Mr. Lewis also dramatizes why and how "it took more than a century for [our] courts to begin protecting speakers and publishers from official repression in the United States." And showing the continuing struggle to interconnect rights of privacy and speech, he quotes Justice Stephen Breyer that "the right to be let alone" encourages us to speak freely during those times "when we fear that our private conversations may become public." But the founders couldn't have predicted the advent of computer technology and government databases, and how we may be approaching the last rites of privacy.

Mr. Lewis brings into the conversation a 1927 opinion (Whitney v. California) by Justice Louis Brandeis, joined by Justice Oliver Wendell Holmes, that affected me with the thrill of Americanism when I was a youngster. It had the freedom force of Louis Armstrong's trumpet: "Those who won our independence... believed liberty to be the secret of happiness and courage to be the secret of liberty... and that the greatest menace to freedom is an inert people, that public discussion is a political duty. They knew that order cannot be secured merely through fear of punishment for its infraction.... They eschewed silence coerced by law." And in this age of terrorism, as before in our history when we were menaced from within and from afar, "Fear of serious injury cannot justify [government] suppression of free speech and assembly."

As in Salem, Brandeis wrote, "Men feared witches and burnt women." To which George Orwell added: "If large numbers of people believe in freedom of speech, there will be freedom of speech even if the law forbids it. But if public opinion is sluggish, inconvenient minorities will be prosecuted, even if laws exist to protect them." That's why I hope large numbers of Americans, of all ages, will read Mr. Lewis's odyssey of why we are Americans.

He acts on what he writes about. On his current book tour, he spoke before the American Library Association at Philadelphia's National Constitution Center. The ALA's leadership has resolutely refused - in contrast with library associations throughout Europe - to demand that Communist Cuba immediately release the independent librarians it has imprisoned for opening private libraries for books banned by this dictatorship: It has burned those confiscated books, including a biography of Dr. Martin Luther King Jr.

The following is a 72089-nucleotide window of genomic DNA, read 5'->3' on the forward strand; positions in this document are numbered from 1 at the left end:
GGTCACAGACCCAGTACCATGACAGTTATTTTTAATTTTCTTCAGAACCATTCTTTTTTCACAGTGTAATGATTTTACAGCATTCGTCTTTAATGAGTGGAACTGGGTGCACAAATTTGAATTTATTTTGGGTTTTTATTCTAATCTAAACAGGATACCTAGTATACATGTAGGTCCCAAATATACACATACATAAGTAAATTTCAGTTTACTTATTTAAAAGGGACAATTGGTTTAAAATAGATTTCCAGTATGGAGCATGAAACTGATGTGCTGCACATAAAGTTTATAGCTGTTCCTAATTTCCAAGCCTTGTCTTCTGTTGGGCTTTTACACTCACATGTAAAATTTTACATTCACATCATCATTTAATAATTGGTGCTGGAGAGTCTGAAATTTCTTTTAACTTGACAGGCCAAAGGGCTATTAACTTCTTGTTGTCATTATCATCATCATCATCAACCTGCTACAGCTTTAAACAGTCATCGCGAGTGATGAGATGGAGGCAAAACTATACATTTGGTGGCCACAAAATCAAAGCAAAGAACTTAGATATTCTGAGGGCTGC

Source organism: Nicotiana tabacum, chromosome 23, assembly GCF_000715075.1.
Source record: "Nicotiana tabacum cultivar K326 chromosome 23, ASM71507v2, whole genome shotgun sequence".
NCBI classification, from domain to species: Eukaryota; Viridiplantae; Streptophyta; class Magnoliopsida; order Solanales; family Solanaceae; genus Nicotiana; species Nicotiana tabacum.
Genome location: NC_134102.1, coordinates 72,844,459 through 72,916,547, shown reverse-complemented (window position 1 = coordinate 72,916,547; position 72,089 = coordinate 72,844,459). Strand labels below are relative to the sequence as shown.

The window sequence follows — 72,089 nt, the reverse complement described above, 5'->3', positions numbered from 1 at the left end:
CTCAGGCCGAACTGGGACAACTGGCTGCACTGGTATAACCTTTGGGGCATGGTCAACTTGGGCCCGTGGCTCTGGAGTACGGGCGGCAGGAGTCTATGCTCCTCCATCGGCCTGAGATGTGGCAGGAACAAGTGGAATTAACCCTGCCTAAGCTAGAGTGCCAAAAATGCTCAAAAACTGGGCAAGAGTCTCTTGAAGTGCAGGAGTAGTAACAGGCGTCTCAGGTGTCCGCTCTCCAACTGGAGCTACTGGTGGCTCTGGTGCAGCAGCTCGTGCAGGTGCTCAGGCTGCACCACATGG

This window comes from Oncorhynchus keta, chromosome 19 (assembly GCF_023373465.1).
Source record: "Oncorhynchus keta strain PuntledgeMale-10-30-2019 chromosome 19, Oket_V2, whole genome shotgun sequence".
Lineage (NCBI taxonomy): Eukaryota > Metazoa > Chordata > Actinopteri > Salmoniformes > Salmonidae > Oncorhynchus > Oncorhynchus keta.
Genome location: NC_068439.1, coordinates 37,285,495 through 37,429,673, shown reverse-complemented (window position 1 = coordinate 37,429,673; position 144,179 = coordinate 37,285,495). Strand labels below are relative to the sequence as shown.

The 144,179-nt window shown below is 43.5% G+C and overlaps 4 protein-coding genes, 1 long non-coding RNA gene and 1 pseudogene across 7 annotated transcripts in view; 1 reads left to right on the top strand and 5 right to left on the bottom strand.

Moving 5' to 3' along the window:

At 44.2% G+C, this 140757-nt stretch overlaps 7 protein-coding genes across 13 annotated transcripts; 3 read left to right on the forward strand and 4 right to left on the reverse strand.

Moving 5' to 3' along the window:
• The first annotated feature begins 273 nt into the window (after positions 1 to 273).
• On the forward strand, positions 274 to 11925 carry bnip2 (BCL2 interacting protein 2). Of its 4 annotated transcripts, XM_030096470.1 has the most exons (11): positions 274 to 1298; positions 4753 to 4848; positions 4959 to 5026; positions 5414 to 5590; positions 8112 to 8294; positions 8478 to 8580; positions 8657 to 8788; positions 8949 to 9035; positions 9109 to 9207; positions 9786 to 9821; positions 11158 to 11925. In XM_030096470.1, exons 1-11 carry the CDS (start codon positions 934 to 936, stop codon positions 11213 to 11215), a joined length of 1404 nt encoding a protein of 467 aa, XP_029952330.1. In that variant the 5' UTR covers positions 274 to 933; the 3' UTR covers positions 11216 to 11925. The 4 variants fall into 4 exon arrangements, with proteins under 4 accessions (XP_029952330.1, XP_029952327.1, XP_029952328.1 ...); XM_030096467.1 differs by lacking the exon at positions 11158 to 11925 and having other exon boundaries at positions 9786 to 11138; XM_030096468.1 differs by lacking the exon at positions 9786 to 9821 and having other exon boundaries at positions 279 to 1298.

Mr. Lewis told the delegates what ALA officials there touting their mission of freedom to read didn't want to hear, even in the National Constitution Center: "I can't think of anything worse than putting people in jail for opening libraries." "Freedom for the Thought We Hate" will, of course, not be barred from our libraries. But, then again, the Founders did not intend the First Amendment to be exclusively American.



An "overwhelming majority" of Europeans believe immigration from Islamic countries is a threat to their traditional way of life, a survey revealed last night. The poll, carried out across 21 countries, found "widespread anti-immigration sentiment", but warned Europe's Muslim population will treble in the next 17 years. It reported "a severe deficit of trust is found between the Western and Muslim communities", with most people wanting less interaction with the Muslim world.

Last night an MP warned it showed that political leaders in Britain who preach the benefits of unlimited immigration were dangerously out of touch with the public.

The study, whose authors include the former Archbishop of Canterbury Lord Carey, was commissioned for leaders at the World Economic Forum meeting in Davos, Switzerland. It reports "a growing fear among Europeans of a perceived Islamic threat to their cultural identities, driven in part by immigration from predominantly Muslim nations". And it concludes: "An overwhelming majority of the surveyed populations in Europe believe greater interaction between Islam and the West is a threat."

Backbench Tory MP David Davies told the Sunday Express: "I am not surprised by these findings. People are fed up with multiculturalism and being told they have to give up their way of life. "Most people in Britain expect anyone who comes here to be willing to learn our language and fit in with us." Mr Davies, who serves on the Commons Home Affairs Committee, added: "People do get annoyed when they see millions spent on translating documents and legal aid being given to people fighting for the right to wear a head-to-toe covering at school. "A lot of people are very uncomfortable with the changes being caused by immigration and politicians have been too slow to wake up to that."

The report says people have little enthusiasm for greater understanding with Islam and attempts to improve relations have been "disappointing". And with the EU Muslim population expected to reach 15 per cent by 2025 it predicts: "Any deterioration on the international front will be felt most severely in Europe."

But leading Muslim academic Haleh Afshar, of York University, blamed media "hysteria" for the findings. She said: "There is an absence of trust towards Muslims, but to my mind that is very much driven by an uninformed media. "To blame immigration is much harder because the current influx of immigrants from eastern Europe are by-and-large not Muslim. The danger is that when people are fearful of people born and bred in this country it is likely that discrimination may follow."